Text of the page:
"Under an Olive Tree"
- my meditation garden -
Over the past few weeks I have been watching the NBA final playoff games on TV. I am always amazed at the amount of dexterity, speed and agility demonstrated by some very tall and rather large men in the fast-moving game of basketball. I also realize that one doesn't become an astounding athlete without constant hours of intense practice.
The other day they showed one of the players during one of his daily practices - he was practicing handling the ball, practicing shooting baskets, apparently it went on for hours, and he does this every single day. It all looked pretty boring and was certainly extremely demanding; yet without this kind of regular discipline, that player could never possibly be the world-renowned athlete he is today.
A I watched that "basketball practice" on TV the other day, I thought how very interesting it is that the various spiritual disciplines are also called "practices" - religious practices, spiritual practices like a period of daily meditation, intentional silence, regular prayer, perhaps a period of "fasting," maybe going to a church or temple and attending services.
Many people think of a spiritual practice as an "end in itself." The goal of meditating is to meditate well, to limit distractions, be mindfully aware of the moment, bring yourself to the point of deep awareness of interconnectedness. Some people meditate for a period of time when they get up in the morning, or they set aside a designated hour to pray, or to go to church; but then, when it's over, it's over. The spiritual quota has been met for the day and it's on to real life.
In fact, I know plenty of people (I happen to be one of them) who from time to time walk away from a meditation mat or leave the doors of a church and live lives that are quite inconsistent with what they have just "practiced." It's rather easy (if not inconsistent) to sit quietly in silence mindfully aware of our interconnectedness and yet on the way to work, to think nothing of cutting off another driver with an angry shake of the fist.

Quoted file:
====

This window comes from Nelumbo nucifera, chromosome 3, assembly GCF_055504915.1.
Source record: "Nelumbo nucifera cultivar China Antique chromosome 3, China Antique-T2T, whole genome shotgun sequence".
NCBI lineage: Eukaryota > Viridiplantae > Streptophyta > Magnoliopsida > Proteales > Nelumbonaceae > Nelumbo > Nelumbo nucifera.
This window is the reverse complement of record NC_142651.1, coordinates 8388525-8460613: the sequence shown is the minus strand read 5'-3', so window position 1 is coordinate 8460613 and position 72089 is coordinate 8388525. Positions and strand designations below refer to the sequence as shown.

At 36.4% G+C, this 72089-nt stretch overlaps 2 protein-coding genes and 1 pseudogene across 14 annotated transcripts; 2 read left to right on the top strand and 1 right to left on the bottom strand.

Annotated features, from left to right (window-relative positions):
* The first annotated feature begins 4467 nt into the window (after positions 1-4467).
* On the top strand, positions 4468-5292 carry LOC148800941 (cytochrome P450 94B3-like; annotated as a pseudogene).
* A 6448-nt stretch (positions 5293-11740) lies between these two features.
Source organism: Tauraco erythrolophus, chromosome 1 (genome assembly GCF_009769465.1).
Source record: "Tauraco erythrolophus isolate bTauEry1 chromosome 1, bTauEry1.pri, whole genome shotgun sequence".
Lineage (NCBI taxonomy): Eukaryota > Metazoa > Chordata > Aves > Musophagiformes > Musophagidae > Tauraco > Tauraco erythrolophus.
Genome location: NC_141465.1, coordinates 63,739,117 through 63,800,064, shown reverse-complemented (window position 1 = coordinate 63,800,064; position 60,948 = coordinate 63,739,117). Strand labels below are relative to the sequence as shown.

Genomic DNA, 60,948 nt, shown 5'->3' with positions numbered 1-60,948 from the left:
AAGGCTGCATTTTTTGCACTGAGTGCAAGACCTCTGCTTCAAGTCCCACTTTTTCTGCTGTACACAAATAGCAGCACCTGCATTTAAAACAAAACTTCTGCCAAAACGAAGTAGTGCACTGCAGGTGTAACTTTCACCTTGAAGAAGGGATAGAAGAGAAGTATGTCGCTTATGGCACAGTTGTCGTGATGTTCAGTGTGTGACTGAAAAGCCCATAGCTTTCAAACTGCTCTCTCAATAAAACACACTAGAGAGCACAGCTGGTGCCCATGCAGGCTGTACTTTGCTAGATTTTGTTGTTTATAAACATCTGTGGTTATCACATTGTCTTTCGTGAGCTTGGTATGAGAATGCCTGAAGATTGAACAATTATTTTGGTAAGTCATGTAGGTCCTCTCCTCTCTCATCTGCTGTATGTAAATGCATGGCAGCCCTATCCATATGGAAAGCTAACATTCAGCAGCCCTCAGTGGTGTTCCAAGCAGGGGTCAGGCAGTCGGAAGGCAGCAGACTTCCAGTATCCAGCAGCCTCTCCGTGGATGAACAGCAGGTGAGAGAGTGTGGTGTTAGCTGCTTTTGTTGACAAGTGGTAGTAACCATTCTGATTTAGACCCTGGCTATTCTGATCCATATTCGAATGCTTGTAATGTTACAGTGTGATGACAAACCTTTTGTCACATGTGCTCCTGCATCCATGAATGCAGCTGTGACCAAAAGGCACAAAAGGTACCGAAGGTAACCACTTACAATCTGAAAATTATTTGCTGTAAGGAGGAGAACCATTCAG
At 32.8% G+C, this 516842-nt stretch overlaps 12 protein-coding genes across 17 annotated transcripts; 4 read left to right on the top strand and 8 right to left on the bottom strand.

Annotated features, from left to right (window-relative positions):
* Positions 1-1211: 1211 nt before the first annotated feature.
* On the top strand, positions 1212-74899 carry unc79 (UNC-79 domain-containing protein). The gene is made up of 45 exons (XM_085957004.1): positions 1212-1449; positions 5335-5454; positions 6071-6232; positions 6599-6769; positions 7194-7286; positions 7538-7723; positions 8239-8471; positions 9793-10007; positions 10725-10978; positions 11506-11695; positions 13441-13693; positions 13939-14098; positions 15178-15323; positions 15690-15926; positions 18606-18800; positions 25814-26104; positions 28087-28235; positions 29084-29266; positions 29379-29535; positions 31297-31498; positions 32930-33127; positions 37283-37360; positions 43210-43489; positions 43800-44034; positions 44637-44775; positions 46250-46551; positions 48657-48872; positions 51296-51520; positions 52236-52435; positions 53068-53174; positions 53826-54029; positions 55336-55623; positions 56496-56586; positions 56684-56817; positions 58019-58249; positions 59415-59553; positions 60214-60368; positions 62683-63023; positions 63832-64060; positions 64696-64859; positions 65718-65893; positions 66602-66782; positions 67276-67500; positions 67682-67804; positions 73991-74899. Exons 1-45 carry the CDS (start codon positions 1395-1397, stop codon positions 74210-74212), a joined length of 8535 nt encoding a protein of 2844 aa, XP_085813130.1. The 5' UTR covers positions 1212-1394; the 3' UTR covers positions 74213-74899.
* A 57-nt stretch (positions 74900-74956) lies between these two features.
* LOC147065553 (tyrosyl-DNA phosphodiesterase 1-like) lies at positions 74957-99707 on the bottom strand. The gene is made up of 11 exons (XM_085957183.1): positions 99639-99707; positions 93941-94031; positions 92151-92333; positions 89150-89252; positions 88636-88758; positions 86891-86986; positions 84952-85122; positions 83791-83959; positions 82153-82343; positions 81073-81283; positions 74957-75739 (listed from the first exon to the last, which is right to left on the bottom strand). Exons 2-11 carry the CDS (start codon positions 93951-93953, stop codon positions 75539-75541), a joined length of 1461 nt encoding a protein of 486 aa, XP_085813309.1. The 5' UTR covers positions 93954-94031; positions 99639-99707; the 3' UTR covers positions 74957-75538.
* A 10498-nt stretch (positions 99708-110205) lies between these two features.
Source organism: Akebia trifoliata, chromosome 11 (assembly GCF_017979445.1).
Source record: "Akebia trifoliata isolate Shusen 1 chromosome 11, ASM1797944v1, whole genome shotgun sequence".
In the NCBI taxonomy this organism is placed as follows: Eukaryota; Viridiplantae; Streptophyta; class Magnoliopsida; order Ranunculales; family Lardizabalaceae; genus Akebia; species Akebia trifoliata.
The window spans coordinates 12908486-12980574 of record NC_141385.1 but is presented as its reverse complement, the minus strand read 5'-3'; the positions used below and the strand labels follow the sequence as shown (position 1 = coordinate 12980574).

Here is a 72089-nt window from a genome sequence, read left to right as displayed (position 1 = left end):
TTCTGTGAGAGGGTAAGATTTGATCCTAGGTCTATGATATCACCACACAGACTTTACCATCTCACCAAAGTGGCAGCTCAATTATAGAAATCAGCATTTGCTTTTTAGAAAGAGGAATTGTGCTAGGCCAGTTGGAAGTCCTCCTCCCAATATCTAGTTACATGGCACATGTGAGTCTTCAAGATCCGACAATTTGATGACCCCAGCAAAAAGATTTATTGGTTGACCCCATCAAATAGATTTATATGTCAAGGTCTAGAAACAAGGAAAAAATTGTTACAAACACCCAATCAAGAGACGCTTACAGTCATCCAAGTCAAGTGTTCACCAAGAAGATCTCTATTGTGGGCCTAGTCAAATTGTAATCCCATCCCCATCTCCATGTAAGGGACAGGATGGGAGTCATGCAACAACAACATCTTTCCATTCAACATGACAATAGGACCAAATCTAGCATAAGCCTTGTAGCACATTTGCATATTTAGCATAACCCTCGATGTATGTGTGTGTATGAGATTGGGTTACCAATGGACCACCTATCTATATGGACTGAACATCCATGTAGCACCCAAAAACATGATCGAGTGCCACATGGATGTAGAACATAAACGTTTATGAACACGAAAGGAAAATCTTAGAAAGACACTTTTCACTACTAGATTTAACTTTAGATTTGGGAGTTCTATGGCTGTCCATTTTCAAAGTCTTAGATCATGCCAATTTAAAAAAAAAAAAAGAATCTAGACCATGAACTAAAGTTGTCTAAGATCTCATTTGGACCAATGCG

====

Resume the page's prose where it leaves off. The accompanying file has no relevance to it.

But as the name implies, spiritual "practices" are indeed "practice." They are times in which we work at honing our spiritual skills, heighten awareness of the Holy, develop our ability to be mindfully aware, so that when we go out into the everyday routine of our life we can put it all into practice.
A Spiritual discipline is never an "end in itself"- it is always a designated time to "practice" for living every hour of every day.
I am reminded of a Hindu wisdom saying:
Meditation is not what you do in the morning, that's the practice.
Meditation is the daily result of the practice.
I think I will go out and sit in my garden in silence before it gets too hot outside, spending some time "practicing meditation." The proof of whether or not I am doing this correctly is not in how clear and uncluttered my mind will be, or how well I can control my breath and avoid distraction. The real proof of whether or not I am meditating properly will be demonstrated by the way in which I treat the cashier when I go to the market later on today.